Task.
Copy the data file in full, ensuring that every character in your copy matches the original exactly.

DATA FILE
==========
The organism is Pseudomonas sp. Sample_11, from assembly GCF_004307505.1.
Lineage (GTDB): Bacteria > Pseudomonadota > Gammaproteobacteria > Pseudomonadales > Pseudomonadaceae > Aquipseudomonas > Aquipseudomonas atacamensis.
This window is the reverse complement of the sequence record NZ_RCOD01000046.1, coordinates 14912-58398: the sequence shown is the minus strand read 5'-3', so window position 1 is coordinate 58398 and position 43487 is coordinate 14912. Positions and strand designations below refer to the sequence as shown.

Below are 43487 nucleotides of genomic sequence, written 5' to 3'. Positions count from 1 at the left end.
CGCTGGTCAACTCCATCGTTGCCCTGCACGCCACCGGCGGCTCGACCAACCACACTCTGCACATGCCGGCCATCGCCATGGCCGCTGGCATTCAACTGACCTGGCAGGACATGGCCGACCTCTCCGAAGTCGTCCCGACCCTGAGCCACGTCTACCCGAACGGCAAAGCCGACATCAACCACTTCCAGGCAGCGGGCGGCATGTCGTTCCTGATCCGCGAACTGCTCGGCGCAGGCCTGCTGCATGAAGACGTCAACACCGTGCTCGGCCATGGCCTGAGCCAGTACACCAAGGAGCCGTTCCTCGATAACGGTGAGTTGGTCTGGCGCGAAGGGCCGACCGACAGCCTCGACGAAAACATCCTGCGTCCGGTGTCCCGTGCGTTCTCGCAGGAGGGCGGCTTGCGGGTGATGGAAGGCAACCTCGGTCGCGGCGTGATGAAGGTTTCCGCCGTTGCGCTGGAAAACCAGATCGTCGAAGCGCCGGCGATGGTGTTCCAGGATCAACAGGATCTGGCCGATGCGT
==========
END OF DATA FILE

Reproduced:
The organism is Pseudomonas sp. Sample_11, from assembly GCF_004307505.1.
Lineage (GTDB): Bacteria > Pseudomonadota > Gammaproteobacteria > Pseudomonadales > Pseudomonadaceae > Aquipseudomonas > Aquipseudomonas atacamensis.
This window is the reverse complement of the sequence record NZ_RCOD01000046.1, coordinates 14912-58398: the sequence shown is the minus strand read 5'-3', so window position 1 is coordinate 58398 and position 43487 is coordinate 14912. Positions and strand designations below refer to the sequence as shown.

Below are 43487 nucleotides of genomic sequence, written 5' to 3'. Positions count from 1 at the left end.
CGCTGGTCAACTCCATCGTTGCCCTGCACGCCACCGGCGGCTCGACCAACCACACTCTGCACATGCCGGCCATCGCCATGGCCGCTGGCATTCAACTGACCTGGCAGGACATGGCCGACCTCTCCGAAGTCGTCCCGACCCTGAGCCACGTCTACCCGAACGGCAAAGCCGACATCAACCACTTCCAGGCAGCGGGCGGCATGTCGTTCCTGATCCGCGAACTGCTCGGCGCAGGCCTGCTGCATGAAGACGTCAACACCGTGCTCGGCCATGGCCTGAGCCAGTACACCAAGGAGCCGTTCCTCGATAACGGTGAGTTGGTCTGGCGCGAAGGGCCGACCGACAGCCTCGACGAAAACATCCTGCGTCCGGTGTCCCGTGCGTTCTCGCAGGAGGGCGGCTTGCGGGTGATGGAAGGCAACCTCGGTCGCGGCGTGATGAAGGTTTCCGCCGTTGCGCTGGAAAACCAGATCGTCGAAGCGCCGGCGATGGTGTTCCAGGATCAACAGGATCTGGCCGATGCGT